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Old 27th October 2010, 16:53   #16
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Originally Posted by black12rr View Post
Single cylinder ,less parts ,less headache, if I can get 30 bhp from single cylinder why have twin .More parts more headache. Even if it even revs till 10 K thats fine , more power at lesser RPM ,good .
I dont get why do you need to rev till 14K RPM ? .Is it any good ?

@ Sheel is this good enuff ? , please certify ,your certification is a must for success of the bike .
Which motorcycle is a 12RR? Its a 12R. okay, excuse for OT.

Revving all the way to 14,000rpm or more is more than welcome. You get to experience the kind of banshee power the bike makes.

Yesterday, past 11 at night and for kicks, on my R15 I was shifting when the tacho was about to hit 10,000rpm and need I say, it amazed and blew me away.

The difference between the power arriving at 10,000 and 14,000 would be like driving a petrol Car and a Diesel. You prefer torque, most do. But then nothing would equate to revving past 14,000rpm (I wish I had a 2 stroke which revved till 19,000 rpm and was dead below 10K). Need we say which would be faster?(at whatever spec sheet is available)

The attachment you provided is of 250R? I think not, because this is what the Thai press release reads=
Quote:
The light and compact frame, made of a highly-rigid diamond shape in a truss structure,
Quote:
Originally Posted by suhaas307 View Post
Customer 2: Will pick up the CBR 250R because he cannot afford a Ninja 250R. (might overlap with the above statement as well)

Customer 3: Will walk past the CBR 250R and buy a Ninja because he 'knows' the difference between 2-pot and single-pot motors.
Needless to say, Customer 1, 2 and 4 will be seen straddling their crotch-rockets wearing floaters and balancing their helmets on the top of their heads.
If someone can't afford a 250R, would he/she still be labelled as a poser?
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Old 27th October 2010, 16:54   #17
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Originally Posted by n_aditya View Post

A single cylinder engine will feel strained at higher rpm's. Take a test ride of the Ninja 250 and the ZMR and you'll know what i am talking about. (Its not a real comparison but then a bit of an idea why a twin is better than a single).
Saar ,please compare apples to apples .

Honda is 250cc DOHC ,FI ,Liquid cooled and where is zeema ? .But I think I got what you are saying , please dont over take me .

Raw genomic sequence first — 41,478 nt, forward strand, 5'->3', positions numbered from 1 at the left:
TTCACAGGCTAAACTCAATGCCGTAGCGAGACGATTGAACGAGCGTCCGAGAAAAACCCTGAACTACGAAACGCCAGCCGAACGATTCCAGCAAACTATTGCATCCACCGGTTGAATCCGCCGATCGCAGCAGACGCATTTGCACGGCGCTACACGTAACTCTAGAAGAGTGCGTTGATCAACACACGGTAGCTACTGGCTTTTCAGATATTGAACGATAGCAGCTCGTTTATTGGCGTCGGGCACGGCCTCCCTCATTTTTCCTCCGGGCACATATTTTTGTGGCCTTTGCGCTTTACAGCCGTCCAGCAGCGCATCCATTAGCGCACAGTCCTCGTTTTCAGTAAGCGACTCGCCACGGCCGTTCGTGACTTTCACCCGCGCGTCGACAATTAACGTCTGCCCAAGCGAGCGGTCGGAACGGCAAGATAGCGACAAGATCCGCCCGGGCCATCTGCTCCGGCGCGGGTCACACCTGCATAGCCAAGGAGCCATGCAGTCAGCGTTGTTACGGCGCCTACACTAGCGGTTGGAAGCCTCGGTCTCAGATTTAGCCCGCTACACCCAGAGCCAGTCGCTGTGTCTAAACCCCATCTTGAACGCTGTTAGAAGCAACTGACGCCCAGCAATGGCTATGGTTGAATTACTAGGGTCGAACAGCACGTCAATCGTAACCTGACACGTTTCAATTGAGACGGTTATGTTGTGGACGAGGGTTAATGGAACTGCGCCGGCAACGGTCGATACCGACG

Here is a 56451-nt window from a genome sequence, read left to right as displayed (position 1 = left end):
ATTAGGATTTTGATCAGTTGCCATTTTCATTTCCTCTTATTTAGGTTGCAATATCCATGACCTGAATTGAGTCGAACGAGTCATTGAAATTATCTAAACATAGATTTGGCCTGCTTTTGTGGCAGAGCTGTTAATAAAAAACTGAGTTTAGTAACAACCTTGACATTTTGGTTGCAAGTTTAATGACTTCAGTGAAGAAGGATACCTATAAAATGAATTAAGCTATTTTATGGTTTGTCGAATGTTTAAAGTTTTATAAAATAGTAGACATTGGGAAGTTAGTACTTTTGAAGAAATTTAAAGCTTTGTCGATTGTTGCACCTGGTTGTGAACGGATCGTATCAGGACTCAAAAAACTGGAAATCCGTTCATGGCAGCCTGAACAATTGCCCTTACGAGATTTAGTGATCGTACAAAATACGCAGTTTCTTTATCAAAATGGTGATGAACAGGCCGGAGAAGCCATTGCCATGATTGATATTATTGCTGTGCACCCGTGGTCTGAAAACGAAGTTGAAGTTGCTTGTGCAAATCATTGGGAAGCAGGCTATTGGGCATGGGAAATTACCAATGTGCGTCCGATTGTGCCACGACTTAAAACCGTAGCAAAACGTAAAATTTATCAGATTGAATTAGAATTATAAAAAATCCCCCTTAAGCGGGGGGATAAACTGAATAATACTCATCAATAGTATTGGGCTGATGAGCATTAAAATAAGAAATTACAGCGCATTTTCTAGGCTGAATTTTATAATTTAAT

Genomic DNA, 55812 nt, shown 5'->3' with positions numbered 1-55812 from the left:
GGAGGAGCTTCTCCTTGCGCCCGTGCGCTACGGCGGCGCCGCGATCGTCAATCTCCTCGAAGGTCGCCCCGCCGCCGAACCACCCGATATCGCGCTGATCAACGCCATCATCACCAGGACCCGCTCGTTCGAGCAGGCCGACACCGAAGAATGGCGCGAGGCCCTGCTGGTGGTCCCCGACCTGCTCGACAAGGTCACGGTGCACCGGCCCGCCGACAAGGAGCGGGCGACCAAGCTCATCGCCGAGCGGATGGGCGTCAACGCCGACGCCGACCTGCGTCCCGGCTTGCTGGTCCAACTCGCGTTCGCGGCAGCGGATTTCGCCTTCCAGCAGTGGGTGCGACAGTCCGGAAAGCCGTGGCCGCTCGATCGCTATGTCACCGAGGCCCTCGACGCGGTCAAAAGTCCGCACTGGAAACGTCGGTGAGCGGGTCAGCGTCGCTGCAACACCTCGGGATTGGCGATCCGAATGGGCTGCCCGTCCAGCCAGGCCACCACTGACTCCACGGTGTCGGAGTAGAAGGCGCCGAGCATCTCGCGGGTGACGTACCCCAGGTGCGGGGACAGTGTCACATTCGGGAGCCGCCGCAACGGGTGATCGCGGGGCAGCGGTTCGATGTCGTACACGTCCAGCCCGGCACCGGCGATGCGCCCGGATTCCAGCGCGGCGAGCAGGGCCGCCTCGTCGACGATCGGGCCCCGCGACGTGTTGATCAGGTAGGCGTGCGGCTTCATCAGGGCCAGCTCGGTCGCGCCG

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Old 27th October 2010, 17:03   #18
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You sure aren't making my life easy Aditya, are you?

My only gripe with the 250R is its frame, I wish it was a twin-spar.(I am yet to ride, but a twin spar chassis WILL be a better handler compared to diamond-frame 250R sports)

The CBR 150R will have a twin-spar. Lets see how the market responds and what developments happen in the days to come by, as Hyosung is also expected to come in.

Link-- Garware Motors - Hyosung GT650R FI and Hyosung ST7 FI for India: All you need to know
Thats good news but Kinetic was atleast a known brand. Garware Motors??? Are they going to be just dealers. Can not imagine a pan-india presence for A.S.S. Not sure. Doesn't sound like its going to change the whole A.S.S. story much. And again, why not the GT250 & 250R and their GV avatar? It could help folks like me who still hold on to their GT250s from '06. I got aftermarket stuff from US but i wish i could have a reliable source of basic spares.

Back to the Honda though. I wonder why would Honda not want to make just as much money as Kawasaki-Bajaj? Even if it costs less for them to build the bike somehow, if the Ninja continues to sell for the current price, it doesnt make any sense to me as to why Honda would want to undercut so much instead of making more profits.
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Old 27th October 2010, 17:04   #19
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Originally Posted by Sheel View Post

Quote:
Originally Posted by suhaas307 View Post
Customer 1: Will pick up the CBR 250R for the purpose of showing-off.

Customer 2: Will pick up the CBR 250R because he cannot afford a Ninja 250R. (might overlap with the above statement as well)
If someone can't afford a 250R, would he/she still be labelled as a poser?
That's precisely why I've clearly mentioned 'might' in my post. Besides, I'm sure many Ninjas out there are ridden by posers anyway. The only difference is that they can afford it. And those who can't, would settle for a CBR-250.

Posers are all over the place. Even if they can't afford a 250R, they'd go in for a 220. And someone with a keen eye would probably we able to make out the difference between a poser and a real enthusiast. Heck, there are SBKs ridden by posers!

This is going terribly OT now.

Last edited by suhaas307 : 27th October 2010 at 17:05.
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Old 27th October 2010, 17:14   #20
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Originally Posted by Nilesh5417 View Post
Thats good news but Kinetic was atleast a known brand. Garware Motors??? Are they going to be just dealers. Can not imagine a pan-india presence for A.S.S. Not sure. Doesn't sound like its going to change the whole A.S.S. story much. And again, why not the GT250 & 250R and their GV avatar? It could help folks like me who still hold on to their GT250s from '06. I got aftermarket stuff from US but i wish i could have a reliable source of basic spares.